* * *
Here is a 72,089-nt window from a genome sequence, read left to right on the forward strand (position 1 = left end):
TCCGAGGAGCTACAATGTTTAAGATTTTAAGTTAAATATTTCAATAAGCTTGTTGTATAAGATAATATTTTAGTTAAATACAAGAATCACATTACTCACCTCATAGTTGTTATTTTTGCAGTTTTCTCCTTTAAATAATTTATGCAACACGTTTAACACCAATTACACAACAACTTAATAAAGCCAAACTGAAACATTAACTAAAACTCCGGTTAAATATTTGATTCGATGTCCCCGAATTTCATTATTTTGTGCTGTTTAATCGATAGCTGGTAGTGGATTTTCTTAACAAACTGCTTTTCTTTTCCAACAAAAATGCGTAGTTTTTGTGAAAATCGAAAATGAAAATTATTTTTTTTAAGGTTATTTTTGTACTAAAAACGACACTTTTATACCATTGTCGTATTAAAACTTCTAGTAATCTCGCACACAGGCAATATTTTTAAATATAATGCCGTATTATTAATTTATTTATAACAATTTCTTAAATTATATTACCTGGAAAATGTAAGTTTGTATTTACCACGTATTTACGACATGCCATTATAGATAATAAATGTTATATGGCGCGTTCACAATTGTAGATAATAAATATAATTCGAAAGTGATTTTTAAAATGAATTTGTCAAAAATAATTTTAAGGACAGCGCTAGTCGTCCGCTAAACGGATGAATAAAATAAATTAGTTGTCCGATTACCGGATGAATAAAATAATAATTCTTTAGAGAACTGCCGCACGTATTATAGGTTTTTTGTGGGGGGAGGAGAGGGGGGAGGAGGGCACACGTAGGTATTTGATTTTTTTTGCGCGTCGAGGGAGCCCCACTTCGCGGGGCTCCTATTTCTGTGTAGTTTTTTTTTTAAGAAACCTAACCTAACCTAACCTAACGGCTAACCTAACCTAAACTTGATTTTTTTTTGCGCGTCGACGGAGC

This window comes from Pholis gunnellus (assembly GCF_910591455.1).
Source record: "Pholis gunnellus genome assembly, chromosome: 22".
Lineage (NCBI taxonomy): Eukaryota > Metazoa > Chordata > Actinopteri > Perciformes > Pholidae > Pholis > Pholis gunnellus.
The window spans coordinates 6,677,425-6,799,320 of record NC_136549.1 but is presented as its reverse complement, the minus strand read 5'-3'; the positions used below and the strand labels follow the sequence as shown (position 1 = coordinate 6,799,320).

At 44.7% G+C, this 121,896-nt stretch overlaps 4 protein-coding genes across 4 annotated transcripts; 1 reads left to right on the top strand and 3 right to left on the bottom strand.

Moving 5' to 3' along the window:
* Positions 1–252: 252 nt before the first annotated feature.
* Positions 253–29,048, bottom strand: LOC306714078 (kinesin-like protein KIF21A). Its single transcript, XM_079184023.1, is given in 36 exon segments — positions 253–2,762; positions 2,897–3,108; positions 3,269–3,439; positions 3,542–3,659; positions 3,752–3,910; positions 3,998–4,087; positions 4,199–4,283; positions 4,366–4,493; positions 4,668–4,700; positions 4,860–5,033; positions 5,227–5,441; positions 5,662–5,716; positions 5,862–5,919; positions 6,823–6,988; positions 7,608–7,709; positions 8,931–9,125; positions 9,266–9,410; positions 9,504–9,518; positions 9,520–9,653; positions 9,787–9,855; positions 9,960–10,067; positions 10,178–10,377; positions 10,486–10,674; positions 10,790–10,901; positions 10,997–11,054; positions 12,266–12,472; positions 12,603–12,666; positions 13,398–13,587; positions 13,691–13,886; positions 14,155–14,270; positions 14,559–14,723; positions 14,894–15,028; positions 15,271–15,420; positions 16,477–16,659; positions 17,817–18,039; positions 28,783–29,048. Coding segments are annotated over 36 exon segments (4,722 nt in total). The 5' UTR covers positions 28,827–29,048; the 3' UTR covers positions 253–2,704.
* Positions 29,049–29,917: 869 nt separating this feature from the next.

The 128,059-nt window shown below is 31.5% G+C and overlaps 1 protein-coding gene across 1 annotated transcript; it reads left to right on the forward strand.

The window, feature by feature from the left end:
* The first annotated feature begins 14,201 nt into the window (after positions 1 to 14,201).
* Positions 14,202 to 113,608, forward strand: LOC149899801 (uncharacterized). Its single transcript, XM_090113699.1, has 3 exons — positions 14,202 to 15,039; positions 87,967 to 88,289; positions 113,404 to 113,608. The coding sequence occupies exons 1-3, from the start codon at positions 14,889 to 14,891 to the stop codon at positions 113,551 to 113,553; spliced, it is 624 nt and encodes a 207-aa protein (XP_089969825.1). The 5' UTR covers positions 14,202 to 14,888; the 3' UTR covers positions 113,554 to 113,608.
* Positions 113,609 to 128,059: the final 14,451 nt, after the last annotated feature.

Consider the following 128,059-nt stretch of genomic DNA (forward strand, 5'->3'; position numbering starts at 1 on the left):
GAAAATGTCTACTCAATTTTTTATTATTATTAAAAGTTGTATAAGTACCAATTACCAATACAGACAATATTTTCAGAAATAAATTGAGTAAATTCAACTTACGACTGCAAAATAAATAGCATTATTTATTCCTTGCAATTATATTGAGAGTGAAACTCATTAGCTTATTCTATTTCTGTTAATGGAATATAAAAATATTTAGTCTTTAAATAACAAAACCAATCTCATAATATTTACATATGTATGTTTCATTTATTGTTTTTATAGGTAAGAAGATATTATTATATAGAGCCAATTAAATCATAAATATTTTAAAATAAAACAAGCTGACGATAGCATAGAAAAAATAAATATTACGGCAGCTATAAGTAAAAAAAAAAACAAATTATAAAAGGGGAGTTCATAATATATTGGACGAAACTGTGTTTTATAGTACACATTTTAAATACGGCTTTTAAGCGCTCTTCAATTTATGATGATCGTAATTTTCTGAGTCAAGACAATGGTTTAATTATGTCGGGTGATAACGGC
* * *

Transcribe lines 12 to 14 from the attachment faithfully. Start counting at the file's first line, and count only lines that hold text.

The 128,059-nt window shown below is 31.5% G+C and overlaps 1 protein-coding gene across 1 annotated transcript; it reads left to right on the forward strand.

The window, feature by feature from the left end:
* The first annotated feature begins 14,201 nt into the window (after positions 1 to 14,201).